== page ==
Written Reply to Parliamentary Question on Illegal Import of Food by Ms Grace Fu, Minister for Sustainability and the Environment
Written Reply by Ms Grace Fu, Minister for Sustainability and the Environment, to Parliamentary Question on Illegal Import of Food
Mr Pritam Singh: To ask the Minister for Sustainability and the Environment (a) whether the supply of vegetables into Singapore is sufficiently diversified to mitigate against the rise in the price of vegetables from Malaysia; (b) whether the Singapore Food Agency has recorded a spike in the import of illegal vegetables in the last six to 12 months; and (c) whether existing enforcement measures are sufficient to deter the illegal import of vegetables.
1 Import source diversification is a key strategy to reduce the risk of food supply disruption and price fluctuations. Singapore’s supply of vegetables is diversified across 58 countries and regions (compared to 53 countries and regions in 2016). Local production contributed to about 13% of leafy vegetables consumption in 2020.
2 The supply of leafy vegetables is susceptible to inclement weather and pest infestation from time to time which may affect their prices in the short term. However, our suppliers are generally able to find alternative sources quickly. The retail prices of vegetables saw some fluctuations in May 2021, arising from inclement weather and temporary COVID-related supply disruptions. The Singapore Food Agency (SFA) will continue to closely monitor the supply situation, and work with the industry to diversify vegetable imports and enhance local production.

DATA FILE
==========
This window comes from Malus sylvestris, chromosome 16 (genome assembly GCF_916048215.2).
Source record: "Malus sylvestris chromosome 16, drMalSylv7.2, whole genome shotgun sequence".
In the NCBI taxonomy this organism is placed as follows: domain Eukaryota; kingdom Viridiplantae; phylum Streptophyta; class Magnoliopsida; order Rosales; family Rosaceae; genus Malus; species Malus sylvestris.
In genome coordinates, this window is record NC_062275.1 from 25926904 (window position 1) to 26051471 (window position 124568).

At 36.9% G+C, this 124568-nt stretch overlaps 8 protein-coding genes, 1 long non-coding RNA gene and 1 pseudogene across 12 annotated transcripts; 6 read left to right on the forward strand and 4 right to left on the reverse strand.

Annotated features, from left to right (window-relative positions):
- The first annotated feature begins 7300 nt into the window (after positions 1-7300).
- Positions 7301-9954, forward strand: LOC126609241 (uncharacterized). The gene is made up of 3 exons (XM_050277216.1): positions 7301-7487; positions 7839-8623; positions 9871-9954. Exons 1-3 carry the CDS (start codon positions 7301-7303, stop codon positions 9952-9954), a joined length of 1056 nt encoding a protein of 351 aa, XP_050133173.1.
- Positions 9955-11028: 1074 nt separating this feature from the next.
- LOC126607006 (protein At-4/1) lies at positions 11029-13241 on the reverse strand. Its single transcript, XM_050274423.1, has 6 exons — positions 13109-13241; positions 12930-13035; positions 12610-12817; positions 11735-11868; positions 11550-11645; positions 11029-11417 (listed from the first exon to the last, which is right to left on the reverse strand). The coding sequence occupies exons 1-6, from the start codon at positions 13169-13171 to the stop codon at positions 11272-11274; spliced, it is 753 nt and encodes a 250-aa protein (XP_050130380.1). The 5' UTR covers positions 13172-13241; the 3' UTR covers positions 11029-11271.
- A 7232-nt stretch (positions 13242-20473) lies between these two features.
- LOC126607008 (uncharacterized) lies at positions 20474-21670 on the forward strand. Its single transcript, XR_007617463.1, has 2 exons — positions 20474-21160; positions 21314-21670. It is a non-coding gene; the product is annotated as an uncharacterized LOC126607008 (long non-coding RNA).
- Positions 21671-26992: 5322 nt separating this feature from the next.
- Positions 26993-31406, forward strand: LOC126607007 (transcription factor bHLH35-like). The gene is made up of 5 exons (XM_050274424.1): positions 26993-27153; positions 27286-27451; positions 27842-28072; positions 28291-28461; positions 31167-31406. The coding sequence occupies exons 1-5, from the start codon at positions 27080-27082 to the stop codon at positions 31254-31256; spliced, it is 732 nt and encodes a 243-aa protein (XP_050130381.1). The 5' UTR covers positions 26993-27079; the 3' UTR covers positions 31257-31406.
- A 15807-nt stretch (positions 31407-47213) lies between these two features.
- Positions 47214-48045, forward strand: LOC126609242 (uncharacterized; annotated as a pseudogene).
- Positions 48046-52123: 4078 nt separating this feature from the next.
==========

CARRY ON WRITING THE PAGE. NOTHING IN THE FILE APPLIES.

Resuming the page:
3 SFA has not observed a spike in the import of illegal vegetables in the last six to 12 months. For the first half of 2021, SFA detected 14 cases of illegal vegetable imports, compared to 41 and 21 cases in 2019 and 2020 respectively.
4 SFA allows only licensed importers to import vegetables, and every consignment must be accompanied with a valid import permit. SFA conducts regular inspections to ensure compliance with food safety standards and requirements. Samples are taken to SFA’s National Centre for Food Science to check that they meet regulatory requirements. Imported vegetables that fail SFA’s inspections and tests, or that are illegally imported, are not allowed for sale.
5 To deter illegal importing activities, SFA has taken a range of enforcement actions, including composition fine, licence suspension and prosecution in court. Offenders may be fined up to $10,000 or imprisoned for up to three years, or both. SFA will continue to monitor the trends and adjust its regulatory regime if needed.